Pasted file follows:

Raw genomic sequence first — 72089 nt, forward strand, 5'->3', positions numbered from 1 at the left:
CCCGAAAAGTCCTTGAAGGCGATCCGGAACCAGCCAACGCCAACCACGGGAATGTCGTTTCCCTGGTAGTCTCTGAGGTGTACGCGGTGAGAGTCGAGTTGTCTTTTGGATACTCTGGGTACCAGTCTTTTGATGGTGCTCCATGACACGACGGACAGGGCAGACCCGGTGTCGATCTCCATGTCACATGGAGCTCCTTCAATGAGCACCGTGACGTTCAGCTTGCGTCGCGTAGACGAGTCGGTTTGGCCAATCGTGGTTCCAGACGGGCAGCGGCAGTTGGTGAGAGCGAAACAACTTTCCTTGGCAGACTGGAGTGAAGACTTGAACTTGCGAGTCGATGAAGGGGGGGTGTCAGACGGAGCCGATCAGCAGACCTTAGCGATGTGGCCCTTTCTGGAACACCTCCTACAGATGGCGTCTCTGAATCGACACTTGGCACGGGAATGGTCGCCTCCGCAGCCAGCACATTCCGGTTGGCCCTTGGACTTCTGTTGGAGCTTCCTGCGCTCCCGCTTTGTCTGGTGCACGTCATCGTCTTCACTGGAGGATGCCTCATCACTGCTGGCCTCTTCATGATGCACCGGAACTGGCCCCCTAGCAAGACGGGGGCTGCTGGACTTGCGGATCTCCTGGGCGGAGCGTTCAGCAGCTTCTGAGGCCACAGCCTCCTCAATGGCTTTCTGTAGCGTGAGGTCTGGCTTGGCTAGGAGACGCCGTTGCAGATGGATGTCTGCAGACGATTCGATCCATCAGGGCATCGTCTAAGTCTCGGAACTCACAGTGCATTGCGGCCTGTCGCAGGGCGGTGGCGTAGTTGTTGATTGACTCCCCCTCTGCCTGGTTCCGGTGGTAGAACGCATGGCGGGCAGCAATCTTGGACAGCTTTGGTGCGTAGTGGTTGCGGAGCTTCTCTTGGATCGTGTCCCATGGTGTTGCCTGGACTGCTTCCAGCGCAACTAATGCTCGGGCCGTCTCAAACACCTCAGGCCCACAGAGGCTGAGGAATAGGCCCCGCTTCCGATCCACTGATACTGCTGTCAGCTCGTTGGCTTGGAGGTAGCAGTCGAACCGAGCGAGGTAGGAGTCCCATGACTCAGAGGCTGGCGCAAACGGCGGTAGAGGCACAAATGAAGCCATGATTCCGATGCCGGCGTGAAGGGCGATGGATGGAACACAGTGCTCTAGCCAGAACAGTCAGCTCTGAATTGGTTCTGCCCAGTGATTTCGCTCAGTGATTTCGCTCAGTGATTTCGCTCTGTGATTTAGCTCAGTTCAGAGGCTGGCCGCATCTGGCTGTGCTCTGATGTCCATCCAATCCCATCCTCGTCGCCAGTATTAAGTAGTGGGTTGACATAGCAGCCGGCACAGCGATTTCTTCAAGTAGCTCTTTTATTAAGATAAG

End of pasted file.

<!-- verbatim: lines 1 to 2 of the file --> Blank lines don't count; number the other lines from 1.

Raw genomic sequence first — 72089 nt, forward strand, 5'->3', positions numbered from 1 at the left:
CCCGAAAAGTCCTTGAAGGCGATCCGGAACCAGCCAACGCCAACCACGGGAATGTCGTTTCCCTGGTAGTCTCTGAGGTGTACGCGGTGAGAGTCGAGTTGTCTTTTGGATACTCTGGGTACCAGTCTTTTGATGGTGCTCCATGACACGACGGACAGGGCAGACCCGGTGTCGATCTCCATGTCACATGGAGCTCCTTCAATGAGCACCGTGACGTTCAGCTTGCGTCGCGTAGACGAGTCGGTTTGGCCAATCGTGGTTCCAGACGGGCAGCGGCAGTTGGTGAGAGCGAAACAACTTTCCTTGGCAGACTGGAGTGAAGACTTGAACTTGCGAGTCGATGAAGGGGGGGTGTCAGACGGAGCCGATCAGCAGACCTTAGCGATGTGGCCCTTTCTGGAACACCTCCTACAGATGGCGTCTCTGAATCGACACTTGGCACGGGAATGGTCGCCTCCGCAGCCAGCACATTCCGGTTGGCCCTTGGACTTCTGTTGGAGCTTCCTGCGCTCCCGCTTTGTCTGGTGCACGTCATCGTCTTCACTGGAGGATGCCTCATCACTGCTGGCCTCTTCATGATGCACCGGAACTGGCCCCCTAGCAAGACGGGGGCTGCTGGACTTGCGGATCTCCTGGGCGGAGCGTTCAGCAGCTTCTGAGGCCACAGCCTCCTCAATGGCTTTCTGTAGCGTGAGGTCTGGCTTGGCTAGGAGACGCCGTTGCAGATGGATGTCTGCAGACGATTCGATCCATCAGGGCATCGTCTAAGTCTCGGAACTCACAGTGCATTGCGGCCTGTCGCAGGGCGGTGGCGTAGTTGTTGATTGACTCCCCCTCTGCCTGGTTCCGGTGGTAGAACGCATGGCGGGCAGCAATCTTGGACAGCTTTGGTGCGTAGTGGTTGCGGAGCTTCTCTTGGATCGTGTCCCATGGTGTTGCCTGGACTGCTTCCAGCGCAACTAATGCTCGGGCCGTCTCAAACACCTCAGGCCCACAGAGGCTGAGGAATAGGCCCCGCTTCCGATCCACTGATACTGCTGTCAGCTCGTTGGCTTGGAGGTAGCAGTCGAACCGAGCGAGGTAGGAGTCCCATGACTCAGAGGCTGGCGCAAACGGCGGTAGAGGCACAAATGAAGCCATGATTCCGATGCCGGCGTGAAGGGCGATGGATGGAACACAGTGCTCTAGCCAGAACAGTCAGCTCTGAATTGGTTCTGCCCAGTGATTTCGCTCAGTGATTTCGCTCAGTGATTTCGCTCTGTGATTTAGCTCAGTTCAGAGGCTGGCCGCATCTGGCTGTGCTCTGATGTCCATCCAATCCCATCCTCGTCGCCAGTATTAAGTAGTGGGTTGACATAGCAGCCGGCACAGCGATTTCTTCAAGTAGCTCTTTTATTAAGATAAG